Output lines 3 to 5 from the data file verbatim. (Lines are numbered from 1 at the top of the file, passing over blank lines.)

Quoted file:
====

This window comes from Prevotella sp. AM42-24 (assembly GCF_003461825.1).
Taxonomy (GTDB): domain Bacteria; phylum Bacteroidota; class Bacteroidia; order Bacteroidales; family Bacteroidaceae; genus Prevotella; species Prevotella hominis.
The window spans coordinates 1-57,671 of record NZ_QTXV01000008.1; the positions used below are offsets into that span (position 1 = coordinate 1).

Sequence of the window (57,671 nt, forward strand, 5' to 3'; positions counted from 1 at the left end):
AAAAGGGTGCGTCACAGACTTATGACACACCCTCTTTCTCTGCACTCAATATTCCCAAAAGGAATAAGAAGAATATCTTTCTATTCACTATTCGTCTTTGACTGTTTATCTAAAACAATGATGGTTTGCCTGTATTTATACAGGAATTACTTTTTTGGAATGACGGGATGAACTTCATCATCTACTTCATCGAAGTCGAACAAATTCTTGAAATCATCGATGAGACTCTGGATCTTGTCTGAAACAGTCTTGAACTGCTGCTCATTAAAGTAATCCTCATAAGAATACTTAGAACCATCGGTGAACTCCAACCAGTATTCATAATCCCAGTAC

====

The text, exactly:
The window spans coordinates 1-57,671 of record NZ_QTXV01000008.1; the positions used below are offsets into that span (position 1 = coordinate 1).

Sequence of the window (57,671 nt, forward strand, 5' to 3'; positions counted from 1 at the left end):
AAAAGGGTGCGTCACAGACTTATGACACACCCTCTTTCTCTGCACTCAATATTCCCAAAAGGAATAAGAAGAATATCTTTCTATTCACTATTCGTCTTTGACTGTTTATCTAAAACAATGATGGTTTGCCTGTATTTATACAGGAATTACTTTTTTGGAATGACGGGATGAACTTCATCATCTACTTCATCGAAGTCGAACAAATTCTTGAAATCATCGATGAGACTCTGGATCTTGTCTGAAACAGTCTTGAACTGCTGCTCATTAAAGTAATCCTCATAAGAATACTTAGAACCATCGGTGAACTCCAACCAGTATTCATAATCCCAGTAC